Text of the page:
The Bidenomics Brief
Despite gloomy consumer sentiment, President Joe Biden is proud of the economy he has created.
“[I]t wasn’t that long ago we were losing jobs in this country,” the president said at a Labor Day event with a Philadelphia metal workers’ union. “In fact, the guy who held this job before me was just one of two presidents in history that left office with fewer jobs in America than when he got elected office. By the way, do you know who the other one was? Herbert Hoover.”
The line works on two levels: by comparing President Donald Trump to Hoover, a presidential failure, but also by analogizing Biden to Hoover’s successor, Franklin Delano Roosevelt. The implication, delivered to a union audience, is not an accident. FDR was a union-backed president who oversaw passage of the Wagner Act, ushering in decades of union dominance. Biden has sought to pick up that mantle, walking picket lines, barnstorming union halls, and otherwise signaling that he is, in the words of former AFL-CIO chief Richard Trumka, “the most pro-union president in history.”
This affinity, furthermore, is just part of the Rooseveltian picture Biden has tried to paint of himself. His moderate image (if only by comparison to the far-left flank of his party) is a gesture at rebuilding the center-left coalition that sent Roosevelt to the White House. His massive spending programs—the “Build Back Better” agenda and the Inflation Reduction Act—are routinely compared to the New Deal. The Biden thesis is that “the era of big government is over” is over; big government is back with a vengeance.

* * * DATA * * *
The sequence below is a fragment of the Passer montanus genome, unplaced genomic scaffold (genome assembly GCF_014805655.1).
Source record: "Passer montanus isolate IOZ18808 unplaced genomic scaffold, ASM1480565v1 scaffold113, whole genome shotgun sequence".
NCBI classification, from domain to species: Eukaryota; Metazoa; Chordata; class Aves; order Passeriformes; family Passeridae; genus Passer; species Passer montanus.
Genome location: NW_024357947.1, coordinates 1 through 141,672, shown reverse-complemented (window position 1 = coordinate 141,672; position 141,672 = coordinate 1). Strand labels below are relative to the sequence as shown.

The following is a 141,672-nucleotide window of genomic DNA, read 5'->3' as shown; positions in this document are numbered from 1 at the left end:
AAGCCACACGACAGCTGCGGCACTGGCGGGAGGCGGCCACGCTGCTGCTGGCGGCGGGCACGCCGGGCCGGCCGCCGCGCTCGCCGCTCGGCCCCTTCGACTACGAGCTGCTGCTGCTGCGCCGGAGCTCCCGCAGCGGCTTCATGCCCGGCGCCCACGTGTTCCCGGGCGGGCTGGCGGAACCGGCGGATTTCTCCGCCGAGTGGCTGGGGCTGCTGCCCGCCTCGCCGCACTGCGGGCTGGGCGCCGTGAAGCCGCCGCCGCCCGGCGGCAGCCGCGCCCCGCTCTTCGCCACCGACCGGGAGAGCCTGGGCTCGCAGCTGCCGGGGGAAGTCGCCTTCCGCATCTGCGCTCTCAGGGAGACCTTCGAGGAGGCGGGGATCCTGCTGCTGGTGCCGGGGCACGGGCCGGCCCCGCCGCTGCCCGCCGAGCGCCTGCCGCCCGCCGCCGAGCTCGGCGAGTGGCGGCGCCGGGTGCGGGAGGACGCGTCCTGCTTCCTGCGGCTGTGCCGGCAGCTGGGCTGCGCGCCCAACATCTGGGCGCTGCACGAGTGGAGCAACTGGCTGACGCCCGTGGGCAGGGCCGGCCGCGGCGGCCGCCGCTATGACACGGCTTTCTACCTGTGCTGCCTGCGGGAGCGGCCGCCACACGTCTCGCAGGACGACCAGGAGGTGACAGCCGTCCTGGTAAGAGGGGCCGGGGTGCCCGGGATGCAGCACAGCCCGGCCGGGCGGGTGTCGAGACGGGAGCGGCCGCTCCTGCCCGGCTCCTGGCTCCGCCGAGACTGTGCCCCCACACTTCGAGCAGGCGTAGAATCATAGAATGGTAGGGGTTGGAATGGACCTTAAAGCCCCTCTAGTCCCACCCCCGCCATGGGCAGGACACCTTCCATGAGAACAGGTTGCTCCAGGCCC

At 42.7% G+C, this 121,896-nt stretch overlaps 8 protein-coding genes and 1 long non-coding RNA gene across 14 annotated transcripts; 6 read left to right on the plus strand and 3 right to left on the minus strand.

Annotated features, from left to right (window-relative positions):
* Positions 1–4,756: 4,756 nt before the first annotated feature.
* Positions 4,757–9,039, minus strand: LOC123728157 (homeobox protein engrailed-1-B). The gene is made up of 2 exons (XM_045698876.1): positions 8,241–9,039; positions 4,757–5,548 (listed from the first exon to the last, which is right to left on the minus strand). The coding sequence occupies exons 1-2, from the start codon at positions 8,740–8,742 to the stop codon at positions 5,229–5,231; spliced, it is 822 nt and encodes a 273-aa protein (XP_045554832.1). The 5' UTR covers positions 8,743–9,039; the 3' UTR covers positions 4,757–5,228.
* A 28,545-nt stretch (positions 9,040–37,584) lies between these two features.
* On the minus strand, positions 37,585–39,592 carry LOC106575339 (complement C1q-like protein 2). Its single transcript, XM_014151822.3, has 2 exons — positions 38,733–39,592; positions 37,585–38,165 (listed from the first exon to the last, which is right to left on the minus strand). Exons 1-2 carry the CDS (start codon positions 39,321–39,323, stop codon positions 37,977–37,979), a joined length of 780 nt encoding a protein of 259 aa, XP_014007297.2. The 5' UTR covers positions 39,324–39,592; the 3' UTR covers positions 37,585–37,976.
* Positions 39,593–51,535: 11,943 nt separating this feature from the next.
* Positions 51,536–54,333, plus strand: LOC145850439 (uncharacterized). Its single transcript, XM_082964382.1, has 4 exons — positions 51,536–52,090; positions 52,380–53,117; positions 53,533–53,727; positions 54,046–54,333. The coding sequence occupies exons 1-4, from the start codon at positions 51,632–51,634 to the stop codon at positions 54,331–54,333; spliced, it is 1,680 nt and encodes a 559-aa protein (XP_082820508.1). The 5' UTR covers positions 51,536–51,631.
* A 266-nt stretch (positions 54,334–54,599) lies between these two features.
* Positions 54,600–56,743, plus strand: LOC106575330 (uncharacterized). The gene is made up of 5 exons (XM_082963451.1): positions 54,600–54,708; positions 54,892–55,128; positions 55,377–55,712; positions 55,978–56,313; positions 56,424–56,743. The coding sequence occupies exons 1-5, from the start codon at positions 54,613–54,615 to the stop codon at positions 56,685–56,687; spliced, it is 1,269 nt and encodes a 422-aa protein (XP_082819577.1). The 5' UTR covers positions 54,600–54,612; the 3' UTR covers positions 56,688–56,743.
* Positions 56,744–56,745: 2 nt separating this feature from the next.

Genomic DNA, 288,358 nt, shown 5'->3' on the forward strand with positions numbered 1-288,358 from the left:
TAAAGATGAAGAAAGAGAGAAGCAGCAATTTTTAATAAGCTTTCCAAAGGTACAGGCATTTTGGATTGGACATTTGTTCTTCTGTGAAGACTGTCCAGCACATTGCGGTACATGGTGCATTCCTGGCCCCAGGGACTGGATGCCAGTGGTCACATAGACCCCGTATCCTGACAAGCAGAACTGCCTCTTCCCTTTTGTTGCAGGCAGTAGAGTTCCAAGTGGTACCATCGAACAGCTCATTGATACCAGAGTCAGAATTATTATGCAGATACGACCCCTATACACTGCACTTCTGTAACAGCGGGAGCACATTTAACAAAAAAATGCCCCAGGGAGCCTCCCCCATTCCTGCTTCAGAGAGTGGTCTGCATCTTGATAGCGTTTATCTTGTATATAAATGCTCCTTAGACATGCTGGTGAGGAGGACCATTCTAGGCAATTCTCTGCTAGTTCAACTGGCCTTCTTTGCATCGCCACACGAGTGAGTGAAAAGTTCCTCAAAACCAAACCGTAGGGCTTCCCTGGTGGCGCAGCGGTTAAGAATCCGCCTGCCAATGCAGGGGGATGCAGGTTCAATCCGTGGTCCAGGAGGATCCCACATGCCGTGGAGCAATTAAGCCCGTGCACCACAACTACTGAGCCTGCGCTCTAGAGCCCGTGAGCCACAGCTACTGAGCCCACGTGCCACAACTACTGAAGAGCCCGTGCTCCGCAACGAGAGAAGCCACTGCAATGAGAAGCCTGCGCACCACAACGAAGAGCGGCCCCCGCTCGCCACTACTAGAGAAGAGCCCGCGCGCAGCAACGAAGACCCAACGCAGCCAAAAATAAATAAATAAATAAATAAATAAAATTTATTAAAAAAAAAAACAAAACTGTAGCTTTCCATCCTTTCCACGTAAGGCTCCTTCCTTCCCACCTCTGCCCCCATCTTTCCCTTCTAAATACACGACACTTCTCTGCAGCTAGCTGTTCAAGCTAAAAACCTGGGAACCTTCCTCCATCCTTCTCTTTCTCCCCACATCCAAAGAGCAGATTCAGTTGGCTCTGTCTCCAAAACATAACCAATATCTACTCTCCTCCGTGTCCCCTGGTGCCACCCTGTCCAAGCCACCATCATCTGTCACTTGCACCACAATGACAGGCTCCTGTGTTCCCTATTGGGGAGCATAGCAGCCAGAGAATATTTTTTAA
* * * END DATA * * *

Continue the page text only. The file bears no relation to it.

To draw the Biden-Roosevelt connection is to assent to a particular theory of the past century of American economic history. Perhaps the most effective statement of that theory, and certainly the most timely, is Ours Was the Shining Future, the new book by New York Times writer David Leonhardt.
In the book, Leonhardt covers roughly a hundred years of history, from the early days of the Roosevelt administration to the present. He does so to argue that “capitalism remains the best system for delivering rising living standards to the greatest number of people—but only a certain type of capitalism.” That type of capitalism, which Leonhardt calls “democratic capitalism,” is the political economy of the New Deal: careful regulation, a distaste for wealth acquisition, and close cooperation between business, government, and labor. That form has been replaced, in Leonhardt’s telling, by “rough-and-tumble capitalism.” Deregulation and the aggressive prioritization of growth have, in Leonhardt’s view, driven widening inequality and the decline in American life expectancy.
How did this replacement happen? Leonhardt’s story goes something like this: In the postwar era, a coalition of moderate business and labor leaders, corralled by government, kept the economic peace, and produced broad-based economic prosperity. But this coalition proved fragile. The New Left of the 1960s and ’70s prioritized social over economic issues, while labor unions failed to redirect the conversation. The right, instead, took advantage, banking on its own culture war issues to push through a radical reform agenda. Certain social pressures—rising immigration and educational polarization—exacerbated these basic trends, contributing to the declining status of the working class.